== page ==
Christ needs and have chosen us for the spreading of his word as Peter puts it in the Second reading, “You are a chosen race, a royal priesthood, a holy nation and God’s own people” (1 Peter 2:9) Here, Peter highlights our participation in the priesthood of Christ by the virtue of our baptism. Baptism configures us to become “priests.” Peter also uses the imagery of Christ as the cornerstone and we as the living stones making up a living house of God. An implication of us taking some responsibility for spreading the word of God and building the kingdom of God here on earth by our daily conducts and attitudes.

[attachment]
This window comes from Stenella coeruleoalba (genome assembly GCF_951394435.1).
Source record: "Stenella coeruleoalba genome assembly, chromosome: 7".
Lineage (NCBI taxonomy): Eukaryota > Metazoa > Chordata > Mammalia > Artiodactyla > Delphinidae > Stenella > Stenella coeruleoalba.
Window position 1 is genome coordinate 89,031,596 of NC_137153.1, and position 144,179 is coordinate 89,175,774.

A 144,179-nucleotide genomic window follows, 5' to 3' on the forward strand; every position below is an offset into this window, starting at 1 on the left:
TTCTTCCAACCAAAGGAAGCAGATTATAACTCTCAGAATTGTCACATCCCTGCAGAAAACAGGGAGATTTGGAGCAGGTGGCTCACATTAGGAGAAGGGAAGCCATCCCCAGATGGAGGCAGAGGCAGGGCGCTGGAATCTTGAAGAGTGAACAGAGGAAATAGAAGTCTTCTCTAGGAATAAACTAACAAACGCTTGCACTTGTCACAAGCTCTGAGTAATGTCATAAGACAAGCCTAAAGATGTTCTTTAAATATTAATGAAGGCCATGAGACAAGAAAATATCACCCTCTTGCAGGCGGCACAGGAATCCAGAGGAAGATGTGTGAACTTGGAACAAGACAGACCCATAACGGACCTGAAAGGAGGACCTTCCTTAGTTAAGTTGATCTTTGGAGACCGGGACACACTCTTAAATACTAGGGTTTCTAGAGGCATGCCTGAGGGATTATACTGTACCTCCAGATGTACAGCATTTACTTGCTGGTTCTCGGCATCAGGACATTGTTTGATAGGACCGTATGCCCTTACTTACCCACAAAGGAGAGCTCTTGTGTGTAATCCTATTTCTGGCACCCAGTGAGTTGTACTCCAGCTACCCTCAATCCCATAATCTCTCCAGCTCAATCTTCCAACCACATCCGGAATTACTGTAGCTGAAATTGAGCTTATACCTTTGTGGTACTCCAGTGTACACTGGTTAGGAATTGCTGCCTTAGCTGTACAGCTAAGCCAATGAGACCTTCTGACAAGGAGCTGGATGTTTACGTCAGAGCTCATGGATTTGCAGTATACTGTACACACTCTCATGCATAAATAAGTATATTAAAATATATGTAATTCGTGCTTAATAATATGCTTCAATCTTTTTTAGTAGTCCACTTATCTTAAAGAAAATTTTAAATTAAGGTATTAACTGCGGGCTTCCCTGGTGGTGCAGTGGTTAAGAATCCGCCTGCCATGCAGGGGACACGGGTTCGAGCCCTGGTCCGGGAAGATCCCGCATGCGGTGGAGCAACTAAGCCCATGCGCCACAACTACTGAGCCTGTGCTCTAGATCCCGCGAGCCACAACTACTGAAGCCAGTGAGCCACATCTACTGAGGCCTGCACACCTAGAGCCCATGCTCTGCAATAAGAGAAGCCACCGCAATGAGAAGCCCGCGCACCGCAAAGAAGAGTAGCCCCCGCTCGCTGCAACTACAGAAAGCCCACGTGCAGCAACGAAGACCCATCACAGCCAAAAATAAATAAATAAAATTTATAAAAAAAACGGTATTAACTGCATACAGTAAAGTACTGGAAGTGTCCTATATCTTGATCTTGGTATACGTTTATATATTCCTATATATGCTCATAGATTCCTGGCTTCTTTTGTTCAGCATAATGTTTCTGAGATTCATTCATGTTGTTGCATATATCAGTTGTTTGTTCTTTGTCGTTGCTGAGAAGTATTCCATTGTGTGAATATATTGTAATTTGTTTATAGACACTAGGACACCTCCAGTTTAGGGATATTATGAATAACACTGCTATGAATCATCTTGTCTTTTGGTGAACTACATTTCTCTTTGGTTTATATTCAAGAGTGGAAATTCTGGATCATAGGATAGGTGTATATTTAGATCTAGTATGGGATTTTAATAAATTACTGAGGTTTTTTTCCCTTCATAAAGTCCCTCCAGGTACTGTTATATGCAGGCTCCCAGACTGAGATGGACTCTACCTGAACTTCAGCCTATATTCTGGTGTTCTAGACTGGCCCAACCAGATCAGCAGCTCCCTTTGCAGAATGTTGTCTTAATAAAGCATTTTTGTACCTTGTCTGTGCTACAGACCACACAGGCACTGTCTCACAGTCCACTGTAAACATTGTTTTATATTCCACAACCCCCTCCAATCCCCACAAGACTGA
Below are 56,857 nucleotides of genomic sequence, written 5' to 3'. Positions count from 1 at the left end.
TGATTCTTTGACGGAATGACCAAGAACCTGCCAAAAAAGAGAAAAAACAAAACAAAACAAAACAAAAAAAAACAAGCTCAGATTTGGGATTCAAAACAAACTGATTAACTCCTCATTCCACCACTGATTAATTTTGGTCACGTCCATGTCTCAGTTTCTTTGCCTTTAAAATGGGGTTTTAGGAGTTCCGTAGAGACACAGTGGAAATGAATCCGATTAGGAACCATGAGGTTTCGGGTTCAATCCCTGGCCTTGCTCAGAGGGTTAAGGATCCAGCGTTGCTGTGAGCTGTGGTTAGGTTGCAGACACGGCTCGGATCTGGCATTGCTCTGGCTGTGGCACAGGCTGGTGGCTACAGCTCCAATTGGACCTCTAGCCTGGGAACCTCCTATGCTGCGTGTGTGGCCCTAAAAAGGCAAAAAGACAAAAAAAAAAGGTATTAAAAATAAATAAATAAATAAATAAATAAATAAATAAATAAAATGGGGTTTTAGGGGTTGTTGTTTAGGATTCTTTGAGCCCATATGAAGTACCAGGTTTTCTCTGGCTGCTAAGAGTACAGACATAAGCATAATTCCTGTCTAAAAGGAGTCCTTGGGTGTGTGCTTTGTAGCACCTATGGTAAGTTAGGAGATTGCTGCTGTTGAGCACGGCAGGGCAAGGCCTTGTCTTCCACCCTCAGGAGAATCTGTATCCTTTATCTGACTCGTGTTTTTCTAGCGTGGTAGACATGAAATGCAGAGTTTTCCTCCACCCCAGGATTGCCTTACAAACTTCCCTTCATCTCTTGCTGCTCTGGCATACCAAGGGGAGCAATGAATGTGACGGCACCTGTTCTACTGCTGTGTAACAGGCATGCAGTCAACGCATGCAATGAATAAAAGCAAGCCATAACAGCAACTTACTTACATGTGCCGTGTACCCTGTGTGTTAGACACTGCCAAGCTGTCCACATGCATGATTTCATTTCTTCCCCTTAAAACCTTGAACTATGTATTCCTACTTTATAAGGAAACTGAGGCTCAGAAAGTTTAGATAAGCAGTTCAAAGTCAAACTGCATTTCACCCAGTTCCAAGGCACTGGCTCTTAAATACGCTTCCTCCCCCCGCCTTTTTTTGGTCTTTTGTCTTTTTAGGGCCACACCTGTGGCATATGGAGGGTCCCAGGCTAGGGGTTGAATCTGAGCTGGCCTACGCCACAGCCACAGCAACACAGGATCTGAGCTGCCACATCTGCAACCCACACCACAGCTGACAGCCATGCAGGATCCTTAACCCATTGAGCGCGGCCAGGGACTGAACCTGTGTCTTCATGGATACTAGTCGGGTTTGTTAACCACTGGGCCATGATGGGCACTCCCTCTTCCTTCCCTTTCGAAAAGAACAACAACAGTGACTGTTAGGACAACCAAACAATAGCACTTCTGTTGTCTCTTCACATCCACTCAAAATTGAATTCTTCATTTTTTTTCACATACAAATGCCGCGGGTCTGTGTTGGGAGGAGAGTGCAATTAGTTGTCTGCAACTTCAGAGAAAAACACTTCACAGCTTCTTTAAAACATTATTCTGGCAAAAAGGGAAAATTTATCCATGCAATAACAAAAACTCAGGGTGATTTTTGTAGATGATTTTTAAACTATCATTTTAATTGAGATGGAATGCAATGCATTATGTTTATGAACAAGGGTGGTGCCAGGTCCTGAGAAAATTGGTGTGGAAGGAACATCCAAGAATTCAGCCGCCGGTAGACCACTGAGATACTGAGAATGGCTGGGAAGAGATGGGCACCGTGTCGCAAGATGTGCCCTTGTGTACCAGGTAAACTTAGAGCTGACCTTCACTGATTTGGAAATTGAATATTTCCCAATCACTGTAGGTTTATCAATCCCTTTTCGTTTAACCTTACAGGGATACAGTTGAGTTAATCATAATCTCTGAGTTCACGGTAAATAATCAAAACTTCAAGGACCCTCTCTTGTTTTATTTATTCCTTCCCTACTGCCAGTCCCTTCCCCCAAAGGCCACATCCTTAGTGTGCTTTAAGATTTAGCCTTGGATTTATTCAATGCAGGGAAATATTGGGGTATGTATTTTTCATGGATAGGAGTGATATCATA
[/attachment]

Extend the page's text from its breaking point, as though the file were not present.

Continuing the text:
In the words of John Wesley, we build up rooms in heaven when “We do all the good we can, in all the ways we can, in all the places we can, at all times we can, to all people we can as long as we can.” We can be of help to others attaining these rooms. Doing so, we practice the Lord’s prayer, “Thy kingdom come, thy will be done on earth as it is in heaven.”

Happy Sunday and God bless you!

Fr. Ken Dogbo, OSJ

(Visited 210 times, 1 visits today)

About The Author

You might be interested in


Your email address will not be published. Required fields are marked *